Reading, Books, and E-Books

Comparing a Kindle version of the Lonely Planet guide to Germany to the 844-page, 13.6-ounce printed version demonstrates an advantage of e-books.

More and more of what people are reading, we aren’t reading in print (after all, you’re reading this online). But when one has the choice of a book in print versus an e-book (electronic book, such as one reads with a Kindle or other e-reader), print is still preferred by many. It may come as a surprise that this is the case even among the generation that has grown up entirely during the so-called digital age. Recent studies have confirmed that the reading habits of millennials (defined as persons born in the 1980s or 1990s) ensure a robust future for print books. Of particular note is the finding that compared to their elders, a higher percentage of people under 30 believe that there is useful information that is not available on the Internet.

What are the advantages and disadvantages of print versus digital? What informs our choice of one format or the other? Recent studies have examined these questions, looking at everything from environmental impact to reading comprehension to personal preferences related to accessibility, subject matter, convenience, or cost.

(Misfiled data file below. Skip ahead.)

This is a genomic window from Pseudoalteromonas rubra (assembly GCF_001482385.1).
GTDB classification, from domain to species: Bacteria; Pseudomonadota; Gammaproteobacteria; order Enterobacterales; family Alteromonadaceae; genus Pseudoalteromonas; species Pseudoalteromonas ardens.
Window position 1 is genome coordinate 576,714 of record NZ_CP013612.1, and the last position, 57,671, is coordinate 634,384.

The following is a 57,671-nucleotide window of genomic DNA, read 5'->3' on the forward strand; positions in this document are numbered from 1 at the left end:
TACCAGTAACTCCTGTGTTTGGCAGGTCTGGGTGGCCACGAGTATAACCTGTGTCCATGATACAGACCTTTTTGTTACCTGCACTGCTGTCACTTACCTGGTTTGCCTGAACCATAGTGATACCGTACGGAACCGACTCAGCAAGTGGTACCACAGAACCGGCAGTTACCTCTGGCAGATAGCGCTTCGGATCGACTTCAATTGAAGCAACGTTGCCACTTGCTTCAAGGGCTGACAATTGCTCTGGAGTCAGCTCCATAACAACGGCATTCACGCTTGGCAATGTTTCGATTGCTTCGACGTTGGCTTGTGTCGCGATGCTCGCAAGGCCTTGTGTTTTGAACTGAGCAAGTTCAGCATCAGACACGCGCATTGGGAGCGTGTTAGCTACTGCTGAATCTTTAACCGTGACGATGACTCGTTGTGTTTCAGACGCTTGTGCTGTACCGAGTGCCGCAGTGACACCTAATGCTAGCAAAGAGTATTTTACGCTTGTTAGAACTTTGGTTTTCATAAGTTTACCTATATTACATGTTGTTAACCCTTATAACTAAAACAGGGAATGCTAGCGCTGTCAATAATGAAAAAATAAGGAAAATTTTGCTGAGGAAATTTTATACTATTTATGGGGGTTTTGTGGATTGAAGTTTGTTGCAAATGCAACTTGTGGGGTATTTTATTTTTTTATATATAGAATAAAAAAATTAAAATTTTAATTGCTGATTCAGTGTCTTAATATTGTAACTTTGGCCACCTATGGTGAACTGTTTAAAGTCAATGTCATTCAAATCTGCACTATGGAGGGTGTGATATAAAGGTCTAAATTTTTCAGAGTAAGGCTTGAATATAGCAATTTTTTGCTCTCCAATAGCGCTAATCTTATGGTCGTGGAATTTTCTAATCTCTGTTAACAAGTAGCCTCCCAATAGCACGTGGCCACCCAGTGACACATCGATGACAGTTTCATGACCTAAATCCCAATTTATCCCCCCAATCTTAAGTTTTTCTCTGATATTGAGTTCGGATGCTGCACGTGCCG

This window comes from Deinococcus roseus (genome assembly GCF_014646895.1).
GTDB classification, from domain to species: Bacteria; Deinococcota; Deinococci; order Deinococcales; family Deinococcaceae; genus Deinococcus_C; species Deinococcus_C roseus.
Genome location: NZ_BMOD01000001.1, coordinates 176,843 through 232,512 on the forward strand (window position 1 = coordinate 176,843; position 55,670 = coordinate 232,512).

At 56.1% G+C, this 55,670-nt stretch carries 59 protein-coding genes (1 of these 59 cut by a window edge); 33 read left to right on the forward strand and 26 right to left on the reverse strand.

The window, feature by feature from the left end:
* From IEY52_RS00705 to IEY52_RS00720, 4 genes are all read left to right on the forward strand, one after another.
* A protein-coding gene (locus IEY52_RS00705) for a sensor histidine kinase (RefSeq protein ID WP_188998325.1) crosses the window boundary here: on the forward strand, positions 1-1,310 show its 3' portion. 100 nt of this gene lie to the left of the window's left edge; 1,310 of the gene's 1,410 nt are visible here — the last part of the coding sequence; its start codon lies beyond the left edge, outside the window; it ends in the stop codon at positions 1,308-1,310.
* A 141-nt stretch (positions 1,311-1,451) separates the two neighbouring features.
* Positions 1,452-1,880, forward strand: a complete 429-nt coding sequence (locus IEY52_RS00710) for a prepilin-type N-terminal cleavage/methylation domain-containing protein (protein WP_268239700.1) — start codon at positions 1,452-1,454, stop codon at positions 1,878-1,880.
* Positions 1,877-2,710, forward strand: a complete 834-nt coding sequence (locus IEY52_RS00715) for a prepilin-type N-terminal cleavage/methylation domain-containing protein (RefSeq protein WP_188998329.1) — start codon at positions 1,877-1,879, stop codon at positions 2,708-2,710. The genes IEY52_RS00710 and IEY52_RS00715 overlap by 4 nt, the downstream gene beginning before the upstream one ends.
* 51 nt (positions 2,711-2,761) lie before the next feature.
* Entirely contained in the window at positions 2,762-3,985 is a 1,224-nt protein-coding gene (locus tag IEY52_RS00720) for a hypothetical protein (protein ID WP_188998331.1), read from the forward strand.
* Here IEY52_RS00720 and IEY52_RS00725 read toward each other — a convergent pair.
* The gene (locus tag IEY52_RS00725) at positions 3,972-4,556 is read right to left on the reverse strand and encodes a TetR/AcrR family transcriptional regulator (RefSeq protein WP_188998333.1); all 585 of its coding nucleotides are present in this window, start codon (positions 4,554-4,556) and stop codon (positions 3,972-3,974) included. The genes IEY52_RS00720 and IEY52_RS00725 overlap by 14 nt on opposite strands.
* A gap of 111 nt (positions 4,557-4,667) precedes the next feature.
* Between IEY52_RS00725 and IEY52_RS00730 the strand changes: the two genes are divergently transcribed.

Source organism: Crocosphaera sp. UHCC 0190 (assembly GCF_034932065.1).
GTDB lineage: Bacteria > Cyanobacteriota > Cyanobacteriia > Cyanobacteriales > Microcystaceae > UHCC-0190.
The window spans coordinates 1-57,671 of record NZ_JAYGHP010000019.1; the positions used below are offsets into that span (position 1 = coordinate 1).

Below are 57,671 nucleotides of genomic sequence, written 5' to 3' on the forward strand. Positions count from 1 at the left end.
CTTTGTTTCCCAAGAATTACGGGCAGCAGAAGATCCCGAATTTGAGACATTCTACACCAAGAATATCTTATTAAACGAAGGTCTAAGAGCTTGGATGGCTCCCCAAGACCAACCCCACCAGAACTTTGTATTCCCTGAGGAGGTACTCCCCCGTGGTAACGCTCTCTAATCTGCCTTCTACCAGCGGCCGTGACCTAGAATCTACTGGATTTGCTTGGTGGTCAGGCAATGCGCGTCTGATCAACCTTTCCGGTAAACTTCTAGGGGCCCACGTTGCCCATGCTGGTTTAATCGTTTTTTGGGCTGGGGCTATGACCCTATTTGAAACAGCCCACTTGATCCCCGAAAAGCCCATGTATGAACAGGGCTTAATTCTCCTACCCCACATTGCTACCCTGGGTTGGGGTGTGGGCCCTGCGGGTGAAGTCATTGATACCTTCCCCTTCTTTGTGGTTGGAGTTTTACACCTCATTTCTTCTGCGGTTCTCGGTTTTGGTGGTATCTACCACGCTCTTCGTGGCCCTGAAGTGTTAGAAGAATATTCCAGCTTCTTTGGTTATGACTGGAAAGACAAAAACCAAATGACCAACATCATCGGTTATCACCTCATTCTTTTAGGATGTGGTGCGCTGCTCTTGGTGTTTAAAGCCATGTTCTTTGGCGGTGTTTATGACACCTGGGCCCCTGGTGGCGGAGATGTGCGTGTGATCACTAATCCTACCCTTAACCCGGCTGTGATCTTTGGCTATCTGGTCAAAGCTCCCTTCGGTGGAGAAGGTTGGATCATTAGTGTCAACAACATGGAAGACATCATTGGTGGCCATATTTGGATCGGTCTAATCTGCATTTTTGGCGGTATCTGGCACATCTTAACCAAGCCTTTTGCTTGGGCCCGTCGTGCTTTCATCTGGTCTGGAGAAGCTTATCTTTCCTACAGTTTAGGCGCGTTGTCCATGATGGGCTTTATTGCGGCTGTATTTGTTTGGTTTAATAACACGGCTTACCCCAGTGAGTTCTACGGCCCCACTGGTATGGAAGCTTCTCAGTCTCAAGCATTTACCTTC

Regarding public libraries, millennials of all ages are just as likely to make use of them as are older adults, and are more likely to use library websites. Older teenagers are more likely than others under 30 to read, whether for work or school, and to use libraries for books and research.

Michael Levine, executive director of the Joan Ganz Cooney Center at Sesame Workshop, says, “We need to encourage reading in multiple forms.” Levine, whose center has done significant research into children and digital reading, argues that regardless of “which platform is better,” the goal should be to promote “a higher volume of reading” overall.

Image credit: © AP Photo/Richard Drew

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